According to the most recent statistics from the U.S. Census Bureau, the homeownership rate is currently at around 64.3%. However, as much as owning a home is the American dream — the process is both fun and terrifying.

Is it better to build or buy a house? This is the biggest puzzle many prospective buyers find themselves in. Here, we flesh out the advantages and disadvantages of each.

Buying a Home

The two significant advantages of purchasing an existing home are convenience and cost. To make the work easier, you can get help from a qualified real estate agent. They will assist you in finding the best property, handle the paperwork, and take stewardship in negotiations.

Once the seller accepts your offer, you can even move into your new home in two months. Although the whole process can be quite exhausting, moving in right away makes it worth the struggle.

Buying an existing home is especially ideal for people on a tight schedule. For instance, if you are taking up a new job or your kids have to enroll in a new school, buying an existing home proves more convenient.

Do you want to move into an established neighborhood? Or do you want to live close to your family or place of work? If yes, then buying an existing house could be the best option for you. The good thing is, you don’t have to start a lawn or grow trees from scratch.

In most cases, buying an existing home is cheaper compared to building one. The cost might, therefore, be another compelling factor when it comes to making the decision.

The Flip Side

Although buying an existing home sounds like a good bargain, it is not all rosy. It might be quite hard to find everything you want in one house. For instance, the floor might not be exactly what you wanted, or the kitchen is too small and no room for expansion.

Unless you find a home that perfectly meets your needs, you will end up spending so much trying to recreate the house into what you like. Ensure you factor in these additional expenses to the overall price then weigh your options.

Building a Home

Building a home, on the other side, is not as convenient as buying one. Besides the struggle to find land in a perfect neighborhood, you have to take time finding an architect. You also have to pick every element of the house as well as factor in the 3D rendering price.

You also have to install various utilities such as sewage and HVAC on your land. However, some new homeowners are taking their homes off the grid. Therefore, they no longer rely on local services for utilities.

While some are choosing to get a partial off-grid installation, others are going off the grid entirely, making their homes self-sustaining.

Unlike buying an existing home, you can be sure to get what you want. This reason alone makes some people forego the option of buying due to satisfaction.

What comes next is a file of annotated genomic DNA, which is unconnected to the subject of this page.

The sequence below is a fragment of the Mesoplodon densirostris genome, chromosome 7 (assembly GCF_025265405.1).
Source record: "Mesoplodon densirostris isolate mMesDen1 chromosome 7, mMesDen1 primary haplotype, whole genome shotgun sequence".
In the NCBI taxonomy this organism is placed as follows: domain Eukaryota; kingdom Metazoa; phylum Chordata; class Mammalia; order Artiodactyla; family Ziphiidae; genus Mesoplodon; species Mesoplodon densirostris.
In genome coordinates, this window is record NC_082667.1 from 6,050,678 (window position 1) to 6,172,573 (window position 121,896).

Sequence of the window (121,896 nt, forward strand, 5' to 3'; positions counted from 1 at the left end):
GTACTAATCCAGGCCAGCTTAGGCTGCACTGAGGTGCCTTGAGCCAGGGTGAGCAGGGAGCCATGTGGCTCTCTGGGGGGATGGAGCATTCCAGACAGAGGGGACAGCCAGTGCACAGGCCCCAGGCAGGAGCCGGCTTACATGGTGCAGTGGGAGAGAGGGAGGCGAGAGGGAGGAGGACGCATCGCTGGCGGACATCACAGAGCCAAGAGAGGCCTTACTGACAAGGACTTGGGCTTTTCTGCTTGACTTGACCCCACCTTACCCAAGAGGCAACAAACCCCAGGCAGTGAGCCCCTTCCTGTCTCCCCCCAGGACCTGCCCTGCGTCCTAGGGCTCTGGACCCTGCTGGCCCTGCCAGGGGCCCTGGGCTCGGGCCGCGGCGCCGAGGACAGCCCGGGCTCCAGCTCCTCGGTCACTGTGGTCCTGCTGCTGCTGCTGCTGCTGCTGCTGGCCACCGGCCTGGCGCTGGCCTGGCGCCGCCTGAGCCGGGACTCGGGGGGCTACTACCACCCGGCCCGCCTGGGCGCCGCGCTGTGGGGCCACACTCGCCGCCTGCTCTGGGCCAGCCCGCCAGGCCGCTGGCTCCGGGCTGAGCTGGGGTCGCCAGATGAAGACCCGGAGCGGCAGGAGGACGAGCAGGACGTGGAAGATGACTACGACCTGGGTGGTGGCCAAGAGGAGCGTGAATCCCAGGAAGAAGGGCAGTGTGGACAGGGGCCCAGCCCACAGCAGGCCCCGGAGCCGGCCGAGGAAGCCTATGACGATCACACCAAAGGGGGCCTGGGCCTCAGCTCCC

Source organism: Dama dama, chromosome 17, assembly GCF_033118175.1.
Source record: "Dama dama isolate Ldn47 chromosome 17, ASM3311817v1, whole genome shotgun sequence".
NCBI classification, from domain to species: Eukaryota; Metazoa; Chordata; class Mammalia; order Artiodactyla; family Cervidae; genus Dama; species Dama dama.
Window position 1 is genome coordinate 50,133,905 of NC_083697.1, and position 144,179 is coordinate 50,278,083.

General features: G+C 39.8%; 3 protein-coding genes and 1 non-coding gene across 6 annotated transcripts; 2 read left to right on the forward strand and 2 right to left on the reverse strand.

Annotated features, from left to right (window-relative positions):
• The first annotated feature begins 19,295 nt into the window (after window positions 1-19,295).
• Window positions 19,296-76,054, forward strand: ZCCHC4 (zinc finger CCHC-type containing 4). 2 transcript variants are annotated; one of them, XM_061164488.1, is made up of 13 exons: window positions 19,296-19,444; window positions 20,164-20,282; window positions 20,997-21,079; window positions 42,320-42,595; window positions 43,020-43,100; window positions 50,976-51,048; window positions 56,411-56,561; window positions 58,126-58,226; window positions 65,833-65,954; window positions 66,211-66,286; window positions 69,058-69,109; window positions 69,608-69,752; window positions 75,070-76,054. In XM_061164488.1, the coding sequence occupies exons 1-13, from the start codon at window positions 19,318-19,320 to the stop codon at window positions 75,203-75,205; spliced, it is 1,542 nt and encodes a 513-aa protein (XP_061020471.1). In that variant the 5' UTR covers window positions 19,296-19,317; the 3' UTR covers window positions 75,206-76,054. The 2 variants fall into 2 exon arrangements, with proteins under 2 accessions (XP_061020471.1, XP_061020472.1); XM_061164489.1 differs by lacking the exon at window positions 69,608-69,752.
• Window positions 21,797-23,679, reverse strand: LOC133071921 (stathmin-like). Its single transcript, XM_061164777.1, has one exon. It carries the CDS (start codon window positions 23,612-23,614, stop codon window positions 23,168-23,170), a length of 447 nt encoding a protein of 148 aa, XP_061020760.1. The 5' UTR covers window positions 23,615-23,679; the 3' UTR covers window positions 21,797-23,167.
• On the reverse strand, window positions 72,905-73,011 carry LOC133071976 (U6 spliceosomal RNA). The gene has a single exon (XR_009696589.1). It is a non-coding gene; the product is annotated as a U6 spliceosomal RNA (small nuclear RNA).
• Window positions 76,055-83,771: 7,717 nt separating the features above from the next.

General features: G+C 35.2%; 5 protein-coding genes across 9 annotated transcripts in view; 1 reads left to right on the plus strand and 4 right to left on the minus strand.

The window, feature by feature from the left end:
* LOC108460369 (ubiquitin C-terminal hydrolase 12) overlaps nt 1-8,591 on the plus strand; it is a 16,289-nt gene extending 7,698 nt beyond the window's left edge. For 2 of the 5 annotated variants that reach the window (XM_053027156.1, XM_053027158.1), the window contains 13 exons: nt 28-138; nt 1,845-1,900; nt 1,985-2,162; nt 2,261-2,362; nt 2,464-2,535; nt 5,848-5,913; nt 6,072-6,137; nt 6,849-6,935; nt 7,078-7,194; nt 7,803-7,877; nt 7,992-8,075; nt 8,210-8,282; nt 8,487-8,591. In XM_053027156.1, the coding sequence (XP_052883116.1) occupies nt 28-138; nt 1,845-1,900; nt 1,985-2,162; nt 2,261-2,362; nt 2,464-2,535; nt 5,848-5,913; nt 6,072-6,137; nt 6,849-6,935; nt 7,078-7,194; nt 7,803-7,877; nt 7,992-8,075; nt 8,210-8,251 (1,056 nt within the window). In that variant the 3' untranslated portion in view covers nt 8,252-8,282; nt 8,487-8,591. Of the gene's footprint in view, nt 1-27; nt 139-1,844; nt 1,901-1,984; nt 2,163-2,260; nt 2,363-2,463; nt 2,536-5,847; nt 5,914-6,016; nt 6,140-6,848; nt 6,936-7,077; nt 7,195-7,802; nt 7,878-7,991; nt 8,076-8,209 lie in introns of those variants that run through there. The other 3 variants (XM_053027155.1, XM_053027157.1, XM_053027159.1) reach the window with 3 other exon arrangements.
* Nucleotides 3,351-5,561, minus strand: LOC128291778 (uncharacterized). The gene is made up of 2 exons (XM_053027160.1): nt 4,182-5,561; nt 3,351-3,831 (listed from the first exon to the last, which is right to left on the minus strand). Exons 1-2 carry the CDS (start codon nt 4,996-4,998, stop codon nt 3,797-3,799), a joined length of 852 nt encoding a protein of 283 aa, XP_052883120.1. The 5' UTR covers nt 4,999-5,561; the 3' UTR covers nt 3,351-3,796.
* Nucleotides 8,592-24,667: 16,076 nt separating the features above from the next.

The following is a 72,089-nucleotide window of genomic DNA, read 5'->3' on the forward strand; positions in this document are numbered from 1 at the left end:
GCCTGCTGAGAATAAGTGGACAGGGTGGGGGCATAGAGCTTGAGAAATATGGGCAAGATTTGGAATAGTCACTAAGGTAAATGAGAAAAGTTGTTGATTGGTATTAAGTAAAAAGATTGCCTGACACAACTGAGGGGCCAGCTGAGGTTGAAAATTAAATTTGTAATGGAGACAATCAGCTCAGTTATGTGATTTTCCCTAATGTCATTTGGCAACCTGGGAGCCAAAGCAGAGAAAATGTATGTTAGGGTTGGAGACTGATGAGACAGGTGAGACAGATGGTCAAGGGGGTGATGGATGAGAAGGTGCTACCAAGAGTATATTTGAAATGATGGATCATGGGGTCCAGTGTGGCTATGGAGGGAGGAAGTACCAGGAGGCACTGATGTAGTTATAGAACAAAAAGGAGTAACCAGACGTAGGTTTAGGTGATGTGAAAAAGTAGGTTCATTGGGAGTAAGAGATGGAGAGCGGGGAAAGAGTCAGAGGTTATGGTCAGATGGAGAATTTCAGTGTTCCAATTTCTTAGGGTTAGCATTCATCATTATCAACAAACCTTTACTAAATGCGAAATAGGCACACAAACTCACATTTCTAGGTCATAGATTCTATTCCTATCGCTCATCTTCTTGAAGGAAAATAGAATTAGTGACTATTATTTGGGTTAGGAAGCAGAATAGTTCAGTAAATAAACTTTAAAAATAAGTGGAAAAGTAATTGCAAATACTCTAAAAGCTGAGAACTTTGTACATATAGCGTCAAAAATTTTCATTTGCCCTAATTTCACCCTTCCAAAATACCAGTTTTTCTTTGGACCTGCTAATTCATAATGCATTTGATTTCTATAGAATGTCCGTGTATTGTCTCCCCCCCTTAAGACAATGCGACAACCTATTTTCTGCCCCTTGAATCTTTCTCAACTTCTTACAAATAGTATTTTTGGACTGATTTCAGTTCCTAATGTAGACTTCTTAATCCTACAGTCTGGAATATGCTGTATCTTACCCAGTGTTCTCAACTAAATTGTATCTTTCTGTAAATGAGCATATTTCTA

A new house could also be safer since it does not contain toxic materials such as mold and lead paint. You are also more likely to invest in green appliances, making your home environmentally friendly and efficient in the long run.

Although building a new home is likely to cost you more, you would gain more in case of a resale. Since new buyers are more attracted to more modern structures, you might get a buyer sooner. It also requires less maintenance.

Money aside, there is some level of satisfaction that only comes with building your home. The idea of being the first one to live in there is on its own exhilarating. Therefore, if you want to feel the connection with your house, and get one that matches your personality, build a new home.

The Drawbacks

Just like buying an existing home, building one has its disadvantages too. The significant drawbacks are higher costs as well as the project taking longer. Let’s look at what makes building a new home cost more.

Expectation of Profit

Any home builder will factor in their profit margin before giving you the final price. On the other hand, sellers of old homes pay less attention to replacement costs since their property has appreciated.

Land

Buying a home saves you the trouble of hunting for land. However, if you choose to build your home, you have to get land first, which can be quite expensive.

The land is particularly expensive if you are buying property from a high demand area. If you add the cost of land and the construction itself, there is no comparison to buying an existing home.

Expensive Materials

A home on sale is most likely to be in existence for quite some time. Therefore, the building materials could have retailed for a much lower price. On the other hand, building your own house requires you to use the new stuff which costs more.

Building materials increase in cost as time goes by. Besides, building permits are also quite expensive.

The Hidden Costs

Besides the commonly known costs, other expenses make building a home more expensive. Let’s take a look.

  • Landscaping

The cost of landscaping is directly proportional to the size of your lawn, and the detail. The entire process might see you parting with thousands of dollars.

  • Furniture

If you are building a new house, chances are, it is bigger than the one you are currently in. That necessitates purchasing new furniture, which is not cheap. In other cases, you might find that your old furniture does a blend with the new home. Hence you need a replacement.

  • Fencing

If you want some privacy, you need to invest in a fence. How much you pay depends on the size and the type of fence you want.

Final Verdict: Is It Better to Build or Buy a House?

Having weighed both options, it is still hard to take sides when asking yourself the question, is it better to build or buy a house? Your choice will be influenced by what you expect from the home, or what best suits your pocket. Check out our other blog posts for more insightful tips.

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